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4/6/2011 First Person Radio
Clyde Bellecourt is a founder of the American Indian Movement in 1968. The Movement was founded in Minneapolis and although it became a worldwide activity, Clyde stayed and lived in Minneapolis, to make permanent change right here in his own local community. He has worked in education from the start of Heart of the Earth Survival School in 1972 to the present. He deeply believes that education is the key to the success of the Indian community. That has been his consistent message. The Clyde H. Bellecourt Scholarship Fund has awarded $222,687 in 22 college scholarships to both graduate and undergraduate since 2005 to American Indian students who are studying in the fields of Education, American Indian Studies, or Indigenous Languages.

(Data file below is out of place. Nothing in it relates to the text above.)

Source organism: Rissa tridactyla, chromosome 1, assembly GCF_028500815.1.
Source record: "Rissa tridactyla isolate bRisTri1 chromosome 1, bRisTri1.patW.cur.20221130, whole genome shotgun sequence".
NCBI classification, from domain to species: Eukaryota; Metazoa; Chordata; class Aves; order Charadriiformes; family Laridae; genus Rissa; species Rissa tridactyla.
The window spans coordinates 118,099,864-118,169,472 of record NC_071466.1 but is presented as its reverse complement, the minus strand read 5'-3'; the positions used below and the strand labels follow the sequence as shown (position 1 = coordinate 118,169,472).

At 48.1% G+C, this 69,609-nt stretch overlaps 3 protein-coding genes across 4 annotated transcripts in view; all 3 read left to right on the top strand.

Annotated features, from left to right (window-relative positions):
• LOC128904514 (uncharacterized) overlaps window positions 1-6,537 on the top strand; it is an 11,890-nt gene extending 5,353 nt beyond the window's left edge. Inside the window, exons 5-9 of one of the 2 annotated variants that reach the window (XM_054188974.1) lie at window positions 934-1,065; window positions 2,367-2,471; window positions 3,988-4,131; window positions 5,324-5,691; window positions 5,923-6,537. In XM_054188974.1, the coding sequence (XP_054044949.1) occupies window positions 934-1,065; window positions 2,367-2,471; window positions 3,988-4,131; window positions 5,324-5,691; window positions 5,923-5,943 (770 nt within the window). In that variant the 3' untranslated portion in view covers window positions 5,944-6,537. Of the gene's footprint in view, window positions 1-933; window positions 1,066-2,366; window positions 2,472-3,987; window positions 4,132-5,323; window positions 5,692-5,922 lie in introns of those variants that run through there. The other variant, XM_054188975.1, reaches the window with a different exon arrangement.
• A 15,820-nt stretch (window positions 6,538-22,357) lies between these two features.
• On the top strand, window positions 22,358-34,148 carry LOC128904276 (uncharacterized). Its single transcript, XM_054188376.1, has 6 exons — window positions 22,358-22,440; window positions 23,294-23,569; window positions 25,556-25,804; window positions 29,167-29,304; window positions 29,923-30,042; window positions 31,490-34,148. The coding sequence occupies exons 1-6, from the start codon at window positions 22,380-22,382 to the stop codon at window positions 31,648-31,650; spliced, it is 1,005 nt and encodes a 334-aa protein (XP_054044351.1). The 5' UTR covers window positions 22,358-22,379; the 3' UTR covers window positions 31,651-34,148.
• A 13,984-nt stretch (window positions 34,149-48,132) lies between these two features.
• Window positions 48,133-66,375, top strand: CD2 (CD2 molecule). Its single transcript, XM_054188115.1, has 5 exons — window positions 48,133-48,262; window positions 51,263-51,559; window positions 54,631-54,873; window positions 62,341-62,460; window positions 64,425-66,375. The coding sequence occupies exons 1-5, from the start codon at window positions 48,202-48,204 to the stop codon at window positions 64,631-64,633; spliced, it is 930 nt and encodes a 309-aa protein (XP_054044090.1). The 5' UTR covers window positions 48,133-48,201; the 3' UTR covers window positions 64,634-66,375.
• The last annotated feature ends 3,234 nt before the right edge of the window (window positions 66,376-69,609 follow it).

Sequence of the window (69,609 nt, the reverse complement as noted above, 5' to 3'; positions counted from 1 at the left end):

Chief Terry Nelson of Roseau River Anishinabe First Nation of Manitoba, Canada. He has led the fight for a settlement over Indian lands surrendered in 1903. He is also warning both Canadian and American Indian Country of the damages sure to come from a pipeline connecting the expensive - and feared - tar sands oil extraction projects in Northern Alberta.
Together, Nelson and Bellecourt discuss the real history of their countries, especially the usurpation of lands and resources as well as the United Nations Declaration on the Rights of Indigenous Peoples - signed by Canada (finally) last November, more recently by President Barack Obama, making the the US the last resister to finally sign on to that resolution.
April 6, 2011
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